Buprenorphine Post
Posts: 1404

Postby drpasser » Tue Jan 13, 2015 6:56 am

I'm still six for six, disliking Bunavail. I wish it wasn't so.

Each, more or less, independently complained of similar problems. They felt withdrawal symptoms, which I believe, based on the erroneous dosing recommendations from the company, which is something that I'm not happy about. Pts could potentially relapse and die. And they all say, they were left with this sticky gooey glob of stuff in their mouths, that never dissolved or went away. Most just swallowed it, even after 45 minutes of waiting. Then, they weren't certain if they had gotten all of it or not. But maybe not, as they experienced withdrawal.


Posts: 198

Postby NoDrugs4u » Tue Jan 13, 2015 6:56 am

Very nice explanation, ckheb, thank you.

Posts: 111

Postby fishdoc » Tue Jan 13, 2015 6:56 am

I had a patient today complain that when Bunavail is in his cheek, "It melts and drips inside my mouth, then leaves my cheek sticky." Upon further questioning, we discovered that he was inserting the film backwards. Apparently both my instructions and the booklet he was given were not clear enough for him to understand.

For those patients who complain that their cheek is sticky after Bunavail, make certain it is inserted with the writing facing the cheek.

Posts: 25

Postby ckheb » Tue Jan 13, 2015 6:56 am

OK, folks...I've spent a lot of time trying to sort out the Bunavail confusion....It is a film product and should work well, eventually.

When a new product of Bup/Naloxone is presented to the FDA, it must be shown to be 'equivalent' to whatever the FDA is using as their 'Standard.' Not surprisingly, the current standard is the first one on the market, Suboxone Tablets. So Zubsolv, the generics, and now Bunavail have been shown to be roughly equivalent to Sub tablets. When Suboxone Film was certified, it was shown to have roughly 30% higher blood levels than the tablet. R-B even included a warning that, in changing from tablets to the film, a downward unit dosing may be necessary. But, in general, everyone just went with 'One tablet equals one film,' Well, that same tendency has remained as each new product has emerged...Except that one Zubsolv is 30% weaker than what is now considered, in the Addiction World, the real standard, Suboxone Film. Zubsolv is, of course, just a reincarnation of the Suboxone tablet except that its quick dissolve, 'pleasant, minty flavor' characteristics cause a mouthful of saliva with resultant poor absorption. Bunavail, with its BEMA technology (BioErodable MucoAdhesive) gives a blood level just a little higher than the Sub tablet, but still not as high as Sub film. The uni-directional buccal film technique does allow absorption probably twice that of the absorption of Bup sublingually, allowing about half as much Bup to be used to achieve the Sub tablet level. Residual amounts of Bup and Naloxone are, therefore, substantially reduced, resulting in much less nausea and constipation.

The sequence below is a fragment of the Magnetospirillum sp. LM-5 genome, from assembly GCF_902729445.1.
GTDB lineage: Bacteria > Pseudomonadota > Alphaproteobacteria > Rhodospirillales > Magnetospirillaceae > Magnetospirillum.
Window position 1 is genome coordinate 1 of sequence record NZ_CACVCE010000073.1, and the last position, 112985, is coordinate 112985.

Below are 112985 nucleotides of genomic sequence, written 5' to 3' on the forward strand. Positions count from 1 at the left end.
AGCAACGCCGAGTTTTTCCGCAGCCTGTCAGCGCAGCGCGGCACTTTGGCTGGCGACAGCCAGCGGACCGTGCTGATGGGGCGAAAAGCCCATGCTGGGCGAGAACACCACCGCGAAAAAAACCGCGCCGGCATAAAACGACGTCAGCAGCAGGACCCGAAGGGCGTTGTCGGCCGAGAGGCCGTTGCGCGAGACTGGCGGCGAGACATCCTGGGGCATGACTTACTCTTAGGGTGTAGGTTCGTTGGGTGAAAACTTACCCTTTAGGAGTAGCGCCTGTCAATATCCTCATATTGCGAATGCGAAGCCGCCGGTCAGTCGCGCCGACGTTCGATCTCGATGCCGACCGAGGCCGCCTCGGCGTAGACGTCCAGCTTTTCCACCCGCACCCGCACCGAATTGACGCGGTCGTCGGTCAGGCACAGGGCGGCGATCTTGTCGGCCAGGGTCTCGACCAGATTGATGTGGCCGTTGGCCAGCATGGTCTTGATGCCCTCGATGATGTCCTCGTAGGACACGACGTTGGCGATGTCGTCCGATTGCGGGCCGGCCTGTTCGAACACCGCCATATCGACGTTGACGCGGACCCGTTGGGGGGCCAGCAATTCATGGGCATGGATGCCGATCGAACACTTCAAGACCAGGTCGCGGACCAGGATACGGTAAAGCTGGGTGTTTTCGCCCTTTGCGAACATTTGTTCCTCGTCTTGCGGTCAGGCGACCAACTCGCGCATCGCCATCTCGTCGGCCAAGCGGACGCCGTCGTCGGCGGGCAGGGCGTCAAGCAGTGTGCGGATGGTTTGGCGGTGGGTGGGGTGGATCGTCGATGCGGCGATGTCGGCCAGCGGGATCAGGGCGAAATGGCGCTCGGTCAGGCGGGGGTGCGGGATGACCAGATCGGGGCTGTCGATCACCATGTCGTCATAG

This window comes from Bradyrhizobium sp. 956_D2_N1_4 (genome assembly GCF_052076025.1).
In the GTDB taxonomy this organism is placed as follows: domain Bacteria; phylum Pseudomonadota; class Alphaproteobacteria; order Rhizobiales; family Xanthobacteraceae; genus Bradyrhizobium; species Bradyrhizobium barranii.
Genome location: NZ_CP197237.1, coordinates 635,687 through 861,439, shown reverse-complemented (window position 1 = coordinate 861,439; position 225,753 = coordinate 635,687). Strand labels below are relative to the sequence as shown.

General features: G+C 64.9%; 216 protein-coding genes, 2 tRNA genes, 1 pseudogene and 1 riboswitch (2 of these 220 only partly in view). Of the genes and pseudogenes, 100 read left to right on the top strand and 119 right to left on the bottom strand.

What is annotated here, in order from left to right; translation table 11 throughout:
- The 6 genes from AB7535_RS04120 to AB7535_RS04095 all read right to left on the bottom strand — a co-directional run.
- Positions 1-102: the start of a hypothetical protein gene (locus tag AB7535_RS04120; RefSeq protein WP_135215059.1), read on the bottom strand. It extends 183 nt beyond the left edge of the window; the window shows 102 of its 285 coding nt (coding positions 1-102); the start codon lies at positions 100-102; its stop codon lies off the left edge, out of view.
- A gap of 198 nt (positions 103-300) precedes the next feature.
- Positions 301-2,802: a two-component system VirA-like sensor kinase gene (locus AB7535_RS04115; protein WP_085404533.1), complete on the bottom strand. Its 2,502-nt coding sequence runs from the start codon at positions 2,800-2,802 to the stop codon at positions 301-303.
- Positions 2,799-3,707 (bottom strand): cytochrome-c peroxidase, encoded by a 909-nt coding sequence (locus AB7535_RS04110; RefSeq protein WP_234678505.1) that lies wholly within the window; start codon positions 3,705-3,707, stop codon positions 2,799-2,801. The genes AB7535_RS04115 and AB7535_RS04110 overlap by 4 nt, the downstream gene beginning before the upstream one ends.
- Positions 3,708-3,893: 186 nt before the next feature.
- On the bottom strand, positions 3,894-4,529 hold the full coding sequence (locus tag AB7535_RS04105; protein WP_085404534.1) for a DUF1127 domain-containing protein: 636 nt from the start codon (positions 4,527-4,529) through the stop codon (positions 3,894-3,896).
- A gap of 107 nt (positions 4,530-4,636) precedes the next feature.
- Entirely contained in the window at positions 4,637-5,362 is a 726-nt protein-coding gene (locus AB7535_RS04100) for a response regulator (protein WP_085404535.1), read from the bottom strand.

But the point is that these Pharma companies are not divulging adequately that one Zubsolv or Generic or Bunavail IS NOT equivalent to one Suboxone Film. Many of the failures above are simply due to using the one-to-one unit dosing, resulting in substantial under-dosing of Bup. I don't pretend to be able to understand Zubsolv dosing, but Bunivail has consistently been equally efficacious to Sub Film in a 1:1.3 Sub:Bunavail ratio (or there-abouts.) It just requires clinical titration for effect.

As for the complaint of the Bunavail 'Gummy Bear' being around for an hour or 2,the Onsolis Fentanyl Patch uses the same BEMA technology, and more rigorous plasma level testing has shown that about 90% of the med is absorbed at 15 minutes. I suspect the same is true for Buprenorphine, so that after 20 - 30 minutes, the 'Gummy Bear' can be spit out or swallowed.

It's late, I'm tired, and you're bored...

Posts: 187

Postby Dave » Tue Jan 13, 2015 6:56 am

I had one patient confess that subutex can give such a brief high taken as directed. That is probably why it is in demand as a street drug because it can produce a high even better when injected. I would expect Bunavail to be more slowly absorbed because the drug is in a sticky matrix that is more like a slow release formulation.